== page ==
The 2017 Gordon Research Conference on Polar Marine Science "Understanding Polar Ecosystem Change Through Time Series Observations, Technological Advances, and Biophysical Coupled Modeling" brought together leading investigators in Antarctic and Arctic marine research. Using a tradition of excellence facilitated by the Gordon Research Conferences (GRC), participants presented and discuss cutting-edge interdisciplinary polar science observations, technological advancements and biophysical modeling activities associated with polar time series studies. The unique GRC format incorporated invited science talks by experts working at both poles, which are moderated by discussion leaders, and are followed by in-depth open discussion periods. We had a highlight session daily for the afternoon poster session. The format of the GRC inspires scientists from different disciplines to synthesize new ideas and to brainstorm about the ongoing status and change in the polar oceans.

In both the Antarctic and Arctic, ecosystem variables such as sea ice dynamics, atmospheric and ocean exchange, biogeochemical cycles, food web dynamics, and sediment proxies have in the past and are currently responding to climate and environmental change. How the ecosystem is responding to ongoing stressors in the marine environment and devising appropriate modeling approaches to predict future change are important foci for polar science. The 11th GRC on Polar Marine Science primarily discussed new findings and uncertainties in observing marine time series data, the use of developing technology for collecting those observations, and successes and challenges emerging from time series observations and biophysical modeling that can be used to accurately forecast future ecosystem response.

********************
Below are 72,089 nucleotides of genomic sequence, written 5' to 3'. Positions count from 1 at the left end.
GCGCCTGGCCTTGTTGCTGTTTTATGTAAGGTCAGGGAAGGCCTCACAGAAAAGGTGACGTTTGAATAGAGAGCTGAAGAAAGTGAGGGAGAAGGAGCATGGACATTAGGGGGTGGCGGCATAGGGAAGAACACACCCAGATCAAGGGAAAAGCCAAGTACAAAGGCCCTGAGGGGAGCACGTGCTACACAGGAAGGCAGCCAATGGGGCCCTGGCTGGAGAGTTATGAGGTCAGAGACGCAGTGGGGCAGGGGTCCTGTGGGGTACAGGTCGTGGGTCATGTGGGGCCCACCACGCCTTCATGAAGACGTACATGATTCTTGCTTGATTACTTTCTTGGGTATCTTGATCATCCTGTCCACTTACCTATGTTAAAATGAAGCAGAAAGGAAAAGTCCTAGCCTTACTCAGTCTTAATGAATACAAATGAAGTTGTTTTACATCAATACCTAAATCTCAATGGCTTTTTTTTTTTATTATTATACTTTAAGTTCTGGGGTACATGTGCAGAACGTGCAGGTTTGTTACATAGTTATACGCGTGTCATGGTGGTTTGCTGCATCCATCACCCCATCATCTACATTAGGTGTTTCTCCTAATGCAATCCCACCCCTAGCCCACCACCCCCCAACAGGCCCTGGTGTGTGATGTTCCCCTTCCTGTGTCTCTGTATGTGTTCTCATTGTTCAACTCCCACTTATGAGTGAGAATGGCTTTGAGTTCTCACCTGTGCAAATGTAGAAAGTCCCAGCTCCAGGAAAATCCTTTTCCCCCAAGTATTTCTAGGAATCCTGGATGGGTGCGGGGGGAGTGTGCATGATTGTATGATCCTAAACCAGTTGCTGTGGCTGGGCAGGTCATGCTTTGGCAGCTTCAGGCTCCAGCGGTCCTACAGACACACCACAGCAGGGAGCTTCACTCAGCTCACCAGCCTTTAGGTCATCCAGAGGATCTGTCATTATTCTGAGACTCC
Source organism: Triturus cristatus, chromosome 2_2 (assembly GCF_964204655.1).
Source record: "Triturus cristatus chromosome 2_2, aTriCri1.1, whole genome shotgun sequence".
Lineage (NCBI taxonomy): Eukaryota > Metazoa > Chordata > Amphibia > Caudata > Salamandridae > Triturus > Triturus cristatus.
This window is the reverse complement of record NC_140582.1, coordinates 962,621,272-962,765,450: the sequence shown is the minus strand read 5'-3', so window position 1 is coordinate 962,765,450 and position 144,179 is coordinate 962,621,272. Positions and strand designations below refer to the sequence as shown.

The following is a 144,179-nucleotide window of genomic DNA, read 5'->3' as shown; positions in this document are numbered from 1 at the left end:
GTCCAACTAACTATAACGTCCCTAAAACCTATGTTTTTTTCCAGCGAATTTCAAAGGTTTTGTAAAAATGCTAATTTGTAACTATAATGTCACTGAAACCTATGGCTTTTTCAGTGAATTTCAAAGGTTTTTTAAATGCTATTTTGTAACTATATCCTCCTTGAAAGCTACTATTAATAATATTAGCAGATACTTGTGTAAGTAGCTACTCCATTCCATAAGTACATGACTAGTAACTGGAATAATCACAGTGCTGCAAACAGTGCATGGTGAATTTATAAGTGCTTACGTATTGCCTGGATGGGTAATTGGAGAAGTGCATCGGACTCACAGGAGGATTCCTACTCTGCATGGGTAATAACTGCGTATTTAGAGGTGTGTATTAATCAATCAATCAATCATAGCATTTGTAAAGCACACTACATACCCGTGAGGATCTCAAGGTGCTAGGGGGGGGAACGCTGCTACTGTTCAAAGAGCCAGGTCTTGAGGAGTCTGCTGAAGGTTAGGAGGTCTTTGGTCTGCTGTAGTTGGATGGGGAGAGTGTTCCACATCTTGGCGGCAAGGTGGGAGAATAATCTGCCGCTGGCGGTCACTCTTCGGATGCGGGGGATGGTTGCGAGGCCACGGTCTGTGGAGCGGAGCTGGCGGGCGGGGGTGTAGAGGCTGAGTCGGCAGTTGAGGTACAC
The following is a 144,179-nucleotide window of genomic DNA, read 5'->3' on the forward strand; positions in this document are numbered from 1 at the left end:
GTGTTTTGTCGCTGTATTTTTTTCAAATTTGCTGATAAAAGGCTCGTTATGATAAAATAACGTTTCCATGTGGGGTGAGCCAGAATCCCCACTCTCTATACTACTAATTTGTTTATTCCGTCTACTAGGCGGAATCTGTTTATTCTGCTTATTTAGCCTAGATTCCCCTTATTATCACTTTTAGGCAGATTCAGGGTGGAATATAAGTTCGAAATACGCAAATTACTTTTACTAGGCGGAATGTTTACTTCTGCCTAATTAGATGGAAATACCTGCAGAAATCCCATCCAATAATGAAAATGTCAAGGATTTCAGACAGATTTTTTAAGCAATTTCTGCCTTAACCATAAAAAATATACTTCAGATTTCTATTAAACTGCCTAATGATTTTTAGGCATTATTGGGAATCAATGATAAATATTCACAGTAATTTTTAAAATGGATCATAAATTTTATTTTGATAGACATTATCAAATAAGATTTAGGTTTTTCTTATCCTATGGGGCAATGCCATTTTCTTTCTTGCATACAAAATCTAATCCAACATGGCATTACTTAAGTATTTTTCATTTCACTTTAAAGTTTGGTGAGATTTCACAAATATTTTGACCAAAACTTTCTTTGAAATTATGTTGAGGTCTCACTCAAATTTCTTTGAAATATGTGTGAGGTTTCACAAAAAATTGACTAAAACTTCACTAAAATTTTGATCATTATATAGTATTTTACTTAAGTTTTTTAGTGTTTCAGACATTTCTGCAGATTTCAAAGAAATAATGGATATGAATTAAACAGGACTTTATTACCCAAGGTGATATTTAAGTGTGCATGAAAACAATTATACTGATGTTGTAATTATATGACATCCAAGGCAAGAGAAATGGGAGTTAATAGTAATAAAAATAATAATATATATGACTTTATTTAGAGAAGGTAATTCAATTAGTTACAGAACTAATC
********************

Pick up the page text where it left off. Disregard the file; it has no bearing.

A Gordon Research Seminar (GRS) occurred the weekend prior to the 2017 Polar GRC to provide a forum for graduate students and postdoctoral scientists to present their work and interface with their peers and experts in variable disciplines. The major focus at the 2017 GRS was on innovative marine technology including autonomous and remotely operated instruments, camera systems, advanced laboratory techniques, and numerical modeling. The early career scientists presented data and discuss how these technological advances improved the physical-biological understanding of polar marine ecosystems.

Main Goals of the Meeting:

• Bring together investigators (all career levels) in Arctic and Antarctic marine research
• Discuss new findings and uncertainties associated with marine time series data, use of developing technology for collecting those observations, and to identify successes and challenges emerging from time series observations and biophysical modeling that can be used to accurately forecast future ecosystem response
• Participants to present and discuss cutting-edge interdisciplinary polar science observations, technological advancements and biophysical modeling activities associated with polar time series studies via talks and posters
• GRC format: 22 invited science talks by experts working at both poles, moderated by 7 discussion leaders, followed by in-depth open discussion periods and daily poster sessions

GRC